Analysis Of Exelon ( Rivastigmine Tartrate )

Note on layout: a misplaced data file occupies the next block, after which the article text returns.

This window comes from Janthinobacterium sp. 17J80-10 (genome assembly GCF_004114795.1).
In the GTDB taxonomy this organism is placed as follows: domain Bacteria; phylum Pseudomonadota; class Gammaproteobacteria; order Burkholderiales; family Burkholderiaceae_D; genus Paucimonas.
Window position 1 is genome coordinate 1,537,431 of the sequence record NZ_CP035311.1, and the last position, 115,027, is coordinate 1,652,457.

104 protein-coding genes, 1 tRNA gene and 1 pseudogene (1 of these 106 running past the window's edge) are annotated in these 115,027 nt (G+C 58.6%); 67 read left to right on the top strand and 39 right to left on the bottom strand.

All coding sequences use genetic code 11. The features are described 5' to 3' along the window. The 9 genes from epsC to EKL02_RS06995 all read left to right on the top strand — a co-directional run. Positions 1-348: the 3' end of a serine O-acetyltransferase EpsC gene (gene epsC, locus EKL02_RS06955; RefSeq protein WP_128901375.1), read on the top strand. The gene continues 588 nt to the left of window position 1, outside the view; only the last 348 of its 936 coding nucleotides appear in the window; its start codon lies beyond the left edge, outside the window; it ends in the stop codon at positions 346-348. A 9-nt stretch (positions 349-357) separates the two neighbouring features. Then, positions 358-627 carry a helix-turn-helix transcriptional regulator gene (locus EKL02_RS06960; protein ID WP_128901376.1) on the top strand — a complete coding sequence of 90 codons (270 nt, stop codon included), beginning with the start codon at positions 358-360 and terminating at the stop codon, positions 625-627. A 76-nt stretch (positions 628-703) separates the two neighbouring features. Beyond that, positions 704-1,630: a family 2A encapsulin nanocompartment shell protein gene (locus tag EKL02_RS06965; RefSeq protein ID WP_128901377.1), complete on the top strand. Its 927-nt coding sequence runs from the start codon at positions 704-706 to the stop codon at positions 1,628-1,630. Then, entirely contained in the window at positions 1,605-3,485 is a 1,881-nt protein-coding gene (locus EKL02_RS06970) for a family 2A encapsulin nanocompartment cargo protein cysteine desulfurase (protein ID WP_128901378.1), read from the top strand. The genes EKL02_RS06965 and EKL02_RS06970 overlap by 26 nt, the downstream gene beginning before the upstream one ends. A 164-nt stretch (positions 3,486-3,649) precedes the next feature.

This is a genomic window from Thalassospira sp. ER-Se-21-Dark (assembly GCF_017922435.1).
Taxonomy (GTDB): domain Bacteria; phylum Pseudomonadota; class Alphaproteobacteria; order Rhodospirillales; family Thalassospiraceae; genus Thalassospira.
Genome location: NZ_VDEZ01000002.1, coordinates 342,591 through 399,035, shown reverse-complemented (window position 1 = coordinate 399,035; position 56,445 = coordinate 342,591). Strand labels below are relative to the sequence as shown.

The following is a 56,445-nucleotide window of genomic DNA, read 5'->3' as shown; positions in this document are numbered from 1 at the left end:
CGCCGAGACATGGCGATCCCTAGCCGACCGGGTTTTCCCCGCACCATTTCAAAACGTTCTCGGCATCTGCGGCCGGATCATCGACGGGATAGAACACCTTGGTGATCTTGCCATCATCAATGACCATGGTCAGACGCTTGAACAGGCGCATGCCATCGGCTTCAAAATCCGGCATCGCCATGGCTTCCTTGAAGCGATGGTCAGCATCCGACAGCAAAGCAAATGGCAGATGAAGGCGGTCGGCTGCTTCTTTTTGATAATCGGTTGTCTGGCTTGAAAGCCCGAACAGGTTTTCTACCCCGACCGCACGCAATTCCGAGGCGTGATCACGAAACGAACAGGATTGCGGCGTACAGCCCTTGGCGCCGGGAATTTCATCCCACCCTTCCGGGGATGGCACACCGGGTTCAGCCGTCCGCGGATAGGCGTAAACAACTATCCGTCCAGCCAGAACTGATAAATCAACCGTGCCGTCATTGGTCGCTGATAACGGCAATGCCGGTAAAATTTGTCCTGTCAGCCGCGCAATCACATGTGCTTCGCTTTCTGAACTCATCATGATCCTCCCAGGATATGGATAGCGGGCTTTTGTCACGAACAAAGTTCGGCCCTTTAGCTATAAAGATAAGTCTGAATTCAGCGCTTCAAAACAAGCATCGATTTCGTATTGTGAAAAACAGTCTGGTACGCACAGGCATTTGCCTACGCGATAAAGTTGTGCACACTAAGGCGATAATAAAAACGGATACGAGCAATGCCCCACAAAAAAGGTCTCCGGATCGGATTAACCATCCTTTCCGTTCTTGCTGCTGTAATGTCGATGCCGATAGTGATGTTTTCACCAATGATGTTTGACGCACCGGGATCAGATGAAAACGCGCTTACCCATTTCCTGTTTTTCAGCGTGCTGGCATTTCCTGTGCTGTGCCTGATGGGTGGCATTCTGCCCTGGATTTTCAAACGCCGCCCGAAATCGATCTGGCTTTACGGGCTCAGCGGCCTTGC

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Exelon (Rivastigmine Tartrate) is a hydrogen tartrate salt of Rivastigmine that acts as a reversible cholinesterase inhibitor. As a cholinesterase, it is administered in an increasing amount over a set period of time. Through the inactivation of butyrlcholinesterase and acetylcholinesterase, Exelon prevents the breakdown of the chemical acetylcholine which is thought to be important in memory, thinking, and reasoning. Due to these capabilities, it is frequently employed to combat the effects of dementia due to Alzheimer’s and Parkinson’s diseases where patients tend to have a lower concentration of acetylcholine. Rivastigmine is also under evaluation in clinical trials as a treatment for cocaine dependence. It can be employed both orally and as a transdermal patch. The patch is more popular due to fewer side effects. In addition, Exelon has a size of about 250Da per molecule; this is small relative to the benchmark of 500Da for transdermal transfer. Its small size combined with its lipophillic and hydrophilic nature makes it ideal for topical administration. Rivastigmine has a halflife of about 1.5 hours and when taken in a transdermal patch, it has a lag phase of between 0.5 and 1 hour. When taken orally, it has a bioavailability that is linear until about 3mg at 40%. It then follows a nonlinear pharmacokinetic model, as its bioavailability will increase with an increase in dosage; when administered via transdermal patch, approximately 50% of the active ingredient is
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